Spirits of Vengeance

In Marvel’s Agents of SHIELD, Joss Whedon gets to tell the story of the unsung hero of the Marvel Cinematic Universe. After that crazy first season, though, the show has had little connection with the movies. The agents have been facing their own threats that still originated in the comics.
The new season has Ghost Rider. In the comics, he’s a demonic skeleton on a flaming motorcycle who serves vengeance to those who deserve it. Like Lucifer on that other TV show that just returned, the Rider punishes the wicked in a way that could be taken as heroic or villainous. Judeo-Christian mythology and moral ambiguity: my kind of content.
Ghost Rider’s vengeance is different from Black Panther or the K-drama Arth wrote about a while back. He doesn’t target those who personally wronged him; maybe he initially took the job to do that, but then he kept going. He goes after sinners who deserve more punishment than they’re likely to get, either because the system is flawed or some authority behind his pyro powers says they deserve more. It’s a lot like Daredevil’s vigilante philosophy.
Sin deserves punishment, of course, but these superheroes force us to ask whether they should take justice into their own hands just because they can. This goes beyond forgiving those who have trespassed against us. Do we have faith that God will punish the wicked, even if the justice system doesn’t seem to be doing enough?
Recently, here in the real world, overzealous people have been attacking and killing policemen in retribution for certain lives being taken possibly in error. Others think talking about it on social media counts as activism. But what are their motivations, really? Morality or craving attention? We want to do it because it’s the right thing to do, but sometimes we should let the perfect and omnipotent expert handle it.
Ghost Rider, Daredevil, and Lucifer all kind of claim to be following a higher authority when they punish sinners. But even Matt Murdock chooses the image of the devil. Maybe he knows that outright claiming to do God’s work wouldn’t fly with God in this case.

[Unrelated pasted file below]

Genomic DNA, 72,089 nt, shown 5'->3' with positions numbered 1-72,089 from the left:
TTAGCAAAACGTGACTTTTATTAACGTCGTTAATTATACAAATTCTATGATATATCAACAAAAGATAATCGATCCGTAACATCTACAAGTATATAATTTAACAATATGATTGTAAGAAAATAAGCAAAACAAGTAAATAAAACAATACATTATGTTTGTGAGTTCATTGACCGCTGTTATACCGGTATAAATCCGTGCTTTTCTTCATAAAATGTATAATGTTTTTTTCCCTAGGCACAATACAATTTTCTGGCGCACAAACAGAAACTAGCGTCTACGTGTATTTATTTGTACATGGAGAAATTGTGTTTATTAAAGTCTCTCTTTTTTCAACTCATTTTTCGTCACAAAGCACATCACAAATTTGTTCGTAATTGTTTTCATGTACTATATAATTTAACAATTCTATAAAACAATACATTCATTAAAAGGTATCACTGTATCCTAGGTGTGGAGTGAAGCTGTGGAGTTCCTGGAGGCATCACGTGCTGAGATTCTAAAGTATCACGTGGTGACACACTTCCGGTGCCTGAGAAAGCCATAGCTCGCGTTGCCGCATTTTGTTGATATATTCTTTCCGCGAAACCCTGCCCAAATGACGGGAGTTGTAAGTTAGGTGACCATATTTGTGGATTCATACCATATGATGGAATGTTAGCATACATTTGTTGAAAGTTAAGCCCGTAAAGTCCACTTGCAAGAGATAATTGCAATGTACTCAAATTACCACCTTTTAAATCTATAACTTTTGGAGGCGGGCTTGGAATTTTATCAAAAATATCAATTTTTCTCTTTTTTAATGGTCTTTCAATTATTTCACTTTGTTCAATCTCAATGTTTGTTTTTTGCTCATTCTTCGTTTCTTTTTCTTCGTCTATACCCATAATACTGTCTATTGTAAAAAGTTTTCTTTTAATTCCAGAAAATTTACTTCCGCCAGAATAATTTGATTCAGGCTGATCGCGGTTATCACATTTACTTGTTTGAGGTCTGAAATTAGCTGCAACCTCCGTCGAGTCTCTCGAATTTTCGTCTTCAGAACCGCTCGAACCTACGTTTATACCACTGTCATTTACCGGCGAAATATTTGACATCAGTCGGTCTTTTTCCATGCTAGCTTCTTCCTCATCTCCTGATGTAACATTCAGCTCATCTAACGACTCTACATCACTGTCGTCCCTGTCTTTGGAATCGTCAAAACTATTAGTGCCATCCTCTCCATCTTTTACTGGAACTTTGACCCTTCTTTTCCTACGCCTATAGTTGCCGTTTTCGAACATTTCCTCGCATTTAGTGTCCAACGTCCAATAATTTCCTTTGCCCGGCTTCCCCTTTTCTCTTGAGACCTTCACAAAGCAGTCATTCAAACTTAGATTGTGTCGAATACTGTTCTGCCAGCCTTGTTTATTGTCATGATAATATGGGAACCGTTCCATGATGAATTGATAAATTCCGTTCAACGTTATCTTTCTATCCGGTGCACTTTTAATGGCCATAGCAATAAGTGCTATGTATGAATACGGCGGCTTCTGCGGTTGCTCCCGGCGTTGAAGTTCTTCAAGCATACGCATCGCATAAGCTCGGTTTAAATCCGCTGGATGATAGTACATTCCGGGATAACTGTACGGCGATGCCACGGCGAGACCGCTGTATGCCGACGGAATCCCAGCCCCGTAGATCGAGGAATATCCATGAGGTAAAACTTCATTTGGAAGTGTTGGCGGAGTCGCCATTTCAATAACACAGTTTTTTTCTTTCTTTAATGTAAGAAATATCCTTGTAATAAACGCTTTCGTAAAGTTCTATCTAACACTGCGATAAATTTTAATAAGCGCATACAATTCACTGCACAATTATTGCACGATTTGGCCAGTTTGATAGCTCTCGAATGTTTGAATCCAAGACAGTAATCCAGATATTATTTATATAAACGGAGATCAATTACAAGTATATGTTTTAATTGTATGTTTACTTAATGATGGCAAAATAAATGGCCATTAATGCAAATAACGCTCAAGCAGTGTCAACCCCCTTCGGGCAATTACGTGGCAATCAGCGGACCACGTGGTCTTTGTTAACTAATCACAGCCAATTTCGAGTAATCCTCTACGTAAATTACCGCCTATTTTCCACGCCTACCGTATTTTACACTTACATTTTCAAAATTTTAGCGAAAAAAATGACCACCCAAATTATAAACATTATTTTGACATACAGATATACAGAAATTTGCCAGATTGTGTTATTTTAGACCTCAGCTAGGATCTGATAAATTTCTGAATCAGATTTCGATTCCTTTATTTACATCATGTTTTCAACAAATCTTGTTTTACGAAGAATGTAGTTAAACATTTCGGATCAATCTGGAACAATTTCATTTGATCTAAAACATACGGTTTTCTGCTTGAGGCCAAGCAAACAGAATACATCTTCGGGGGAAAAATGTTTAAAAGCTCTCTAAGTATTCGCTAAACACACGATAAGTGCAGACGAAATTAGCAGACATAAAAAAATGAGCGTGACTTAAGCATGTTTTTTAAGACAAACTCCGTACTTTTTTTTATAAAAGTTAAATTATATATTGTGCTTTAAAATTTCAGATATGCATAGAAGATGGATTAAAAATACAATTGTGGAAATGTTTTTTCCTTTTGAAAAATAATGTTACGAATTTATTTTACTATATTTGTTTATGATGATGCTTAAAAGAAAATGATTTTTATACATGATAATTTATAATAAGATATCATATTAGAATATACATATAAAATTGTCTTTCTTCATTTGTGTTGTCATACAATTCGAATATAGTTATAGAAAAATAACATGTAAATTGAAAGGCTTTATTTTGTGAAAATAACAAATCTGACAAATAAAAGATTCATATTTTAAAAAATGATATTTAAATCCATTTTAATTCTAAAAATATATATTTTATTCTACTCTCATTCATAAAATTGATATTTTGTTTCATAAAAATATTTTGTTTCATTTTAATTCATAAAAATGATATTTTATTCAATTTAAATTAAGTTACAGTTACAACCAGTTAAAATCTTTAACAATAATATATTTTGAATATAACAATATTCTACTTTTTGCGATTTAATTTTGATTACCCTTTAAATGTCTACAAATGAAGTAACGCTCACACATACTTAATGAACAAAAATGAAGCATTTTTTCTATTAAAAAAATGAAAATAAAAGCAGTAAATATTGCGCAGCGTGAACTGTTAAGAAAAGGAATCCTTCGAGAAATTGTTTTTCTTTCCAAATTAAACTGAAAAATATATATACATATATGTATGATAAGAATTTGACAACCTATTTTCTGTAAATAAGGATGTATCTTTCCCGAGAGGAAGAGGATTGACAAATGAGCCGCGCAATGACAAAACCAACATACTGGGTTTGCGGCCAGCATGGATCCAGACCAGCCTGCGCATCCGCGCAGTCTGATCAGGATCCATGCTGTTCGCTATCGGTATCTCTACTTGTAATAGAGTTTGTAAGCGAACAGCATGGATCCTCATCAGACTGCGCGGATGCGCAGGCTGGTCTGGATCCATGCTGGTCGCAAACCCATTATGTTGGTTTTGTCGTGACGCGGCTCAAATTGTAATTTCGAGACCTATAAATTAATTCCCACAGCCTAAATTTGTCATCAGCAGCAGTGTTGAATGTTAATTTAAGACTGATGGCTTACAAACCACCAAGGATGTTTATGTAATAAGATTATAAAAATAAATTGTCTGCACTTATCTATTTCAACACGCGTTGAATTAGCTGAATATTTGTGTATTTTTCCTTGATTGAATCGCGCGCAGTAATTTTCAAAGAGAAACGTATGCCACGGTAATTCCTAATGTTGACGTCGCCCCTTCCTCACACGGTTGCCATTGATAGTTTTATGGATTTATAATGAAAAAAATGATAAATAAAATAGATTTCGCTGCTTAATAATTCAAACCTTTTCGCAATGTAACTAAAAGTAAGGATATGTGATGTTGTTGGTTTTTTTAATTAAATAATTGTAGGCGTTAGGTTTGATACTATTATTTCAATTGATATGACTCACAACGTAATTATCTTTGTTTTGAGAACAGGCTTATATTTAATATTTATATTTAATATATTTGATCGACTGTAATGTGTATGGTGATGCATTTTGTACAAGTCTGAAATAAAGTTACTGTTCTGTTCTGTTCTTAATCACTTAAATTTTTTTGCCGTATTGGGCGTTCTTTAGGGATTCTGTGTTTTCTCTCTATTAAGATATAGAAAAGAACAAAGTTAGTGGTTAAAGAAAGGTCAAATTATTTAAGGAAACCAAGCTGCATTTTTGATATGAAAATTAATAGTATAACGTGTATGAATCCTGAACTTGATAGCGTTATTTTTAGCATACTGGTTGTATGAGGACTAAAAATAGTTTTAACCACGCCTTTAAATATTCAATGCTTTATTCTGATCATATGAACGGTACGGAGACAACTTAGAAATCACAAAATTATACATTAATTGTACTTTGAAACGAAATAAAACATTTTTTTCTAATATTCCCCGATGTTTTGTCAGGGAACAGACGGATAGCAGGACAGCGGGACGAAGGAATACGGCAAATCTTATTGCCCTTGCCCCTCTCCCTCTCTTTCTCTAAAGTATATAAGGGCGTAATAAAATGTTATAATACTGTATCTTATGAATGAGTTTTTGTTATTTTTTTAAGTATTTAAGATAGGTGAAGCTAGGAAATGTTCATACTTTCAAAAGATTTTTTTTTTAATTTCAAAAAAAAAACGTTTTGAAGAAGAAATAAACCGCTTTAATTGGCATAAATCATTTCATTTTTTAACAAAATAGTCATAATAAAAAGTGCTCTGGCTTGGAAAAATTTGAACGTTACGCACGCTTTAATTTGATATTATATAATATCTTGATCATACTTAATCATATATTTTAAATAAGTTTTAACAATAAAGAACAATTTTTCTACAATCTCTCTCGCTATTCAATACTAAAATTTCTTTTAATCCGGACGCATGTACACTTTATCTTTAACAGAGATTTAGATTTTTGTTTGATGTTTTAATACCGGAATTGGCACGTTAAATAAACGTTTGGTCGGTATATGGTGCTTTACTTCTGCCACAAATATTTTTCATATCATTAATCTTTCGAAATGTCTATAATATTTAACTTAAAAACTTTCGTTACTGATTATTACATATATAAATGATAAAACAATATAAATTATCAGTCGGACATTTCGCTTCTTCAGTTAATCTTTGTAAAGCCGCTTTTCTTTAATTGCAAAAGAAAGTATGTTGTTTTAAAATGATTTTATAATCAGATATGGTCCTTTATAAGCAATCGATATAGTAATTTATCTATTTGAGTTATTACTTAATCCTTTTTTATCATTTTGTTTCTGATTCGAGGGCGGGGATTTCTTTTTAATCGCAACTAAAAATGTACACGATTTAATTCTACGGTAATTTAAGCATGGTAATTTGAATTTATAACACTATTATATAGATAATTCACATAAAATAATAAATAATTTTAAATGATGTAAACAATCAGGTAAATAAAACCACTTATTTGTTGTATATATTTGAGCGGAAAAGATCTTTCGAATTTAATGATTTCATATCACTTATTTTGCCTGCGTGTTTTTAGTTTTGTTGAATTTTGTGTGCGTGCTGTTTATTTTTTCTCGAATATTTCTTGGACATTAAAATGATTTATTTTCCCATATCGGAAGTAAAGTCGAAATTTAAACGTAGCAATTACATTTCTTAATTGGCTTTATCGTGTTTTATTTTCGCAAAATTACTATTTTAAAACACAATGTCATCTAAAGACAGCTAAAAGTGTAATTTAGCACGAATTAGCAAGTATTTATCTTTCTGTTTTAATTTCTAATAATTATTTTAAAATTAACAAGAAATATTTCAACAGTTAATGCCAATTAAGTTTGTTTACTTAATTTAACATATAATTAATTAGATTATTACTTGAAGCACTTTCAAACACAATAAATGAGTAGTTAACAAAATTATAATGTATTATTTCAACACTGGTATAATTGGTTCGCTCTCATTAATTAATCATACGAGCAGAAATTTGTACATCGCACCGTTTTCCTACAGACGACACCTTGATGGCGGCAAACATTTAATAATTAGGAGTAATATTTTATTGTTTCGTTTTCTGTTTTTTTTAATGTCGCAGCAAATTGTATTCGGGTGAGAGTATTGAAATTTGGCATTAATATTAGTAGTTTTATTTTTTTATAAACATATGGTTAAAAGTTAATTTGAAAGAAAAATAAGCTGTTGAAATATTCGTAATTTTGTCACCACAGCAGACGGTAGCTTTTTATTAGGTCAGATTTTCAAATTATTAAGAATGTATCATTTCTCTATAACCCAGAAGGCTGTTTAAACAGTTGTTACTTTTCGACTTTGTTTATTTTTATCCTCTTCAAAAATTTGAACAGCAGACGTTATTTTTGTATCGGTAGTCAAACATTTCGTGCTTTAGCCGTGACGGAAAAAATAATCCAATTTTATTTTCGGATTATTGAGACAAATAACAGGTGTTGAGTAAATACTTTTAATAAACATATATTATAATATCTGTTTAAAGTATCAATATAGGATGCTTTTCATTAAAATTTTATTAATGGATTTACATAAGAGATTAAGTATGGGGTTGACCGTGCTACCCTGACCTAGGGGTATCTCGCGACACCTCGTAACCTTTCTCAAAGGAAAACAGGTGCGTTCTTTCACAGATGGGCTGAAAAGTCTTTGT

It looks like SHIELD is also dealing with magic in preparation for Sherlock vs Hannibal. Isaac and I will probably have more to say about that. Stay tuned.

Let’s Connect!



Are Christians more Jedi or more Sith?

Like I said, I want to do something potentially less controversial.

Jedi and Sith, the most constant faction rift in the Star Wars canon. With a new season of Star Wars: Rebels having started, I stopped and thought, probably as many Christian nerds have, does my worldview make me more of a Jedi or more of a Sith?



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The Jedi. Proof that a good heroes do not always equal a good movie. (The Phantom Menace.)


The Jedi code, though not outlined in the movies and shows, is one based around peace and tranquility. Even what is in the movies and shows tells us that the Jedi are peacemakers and diplomats, not warriors. They abolish things like anger, fear, and hatred, as those are of the Dark Side. Instead, they strive for emotional neutrality.

There are points of the Jedi code, then, that do correlate with the codes of Christianity. I could rattle off a dozen or so verses that call us away from the things attributed to the Dark Side. (Like 1 Timothy 1:7, Joshua 1:9, and Psalm 27:1, and these are just related to fear.)

The drawback, obviously, is the emotional neutrality, but I’ll touch on that in a minute.



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The Sith. Normally, there are fewer, but this image was too cool to not use.


The Sith code, unlike the Jedi’s, is built around having and living with negative emotions like anger and hatred. Their creed is also one of using the Force for personal gain to demonstrate that they have power over mere mortals. In fact, their codes of power are essential, because there can only be two Sith at any given time: the master and the apprentice. The rite of passage for a Sith is to kill his master or his master’s master.

But this is where it gets extra complicated. Because of the end results of some emotions, love and attachment is also a bad thing to a Jedi, because one then fears to lose that person or thing. Fear leads to anger, anger leads to hate, and hate leads to suffering.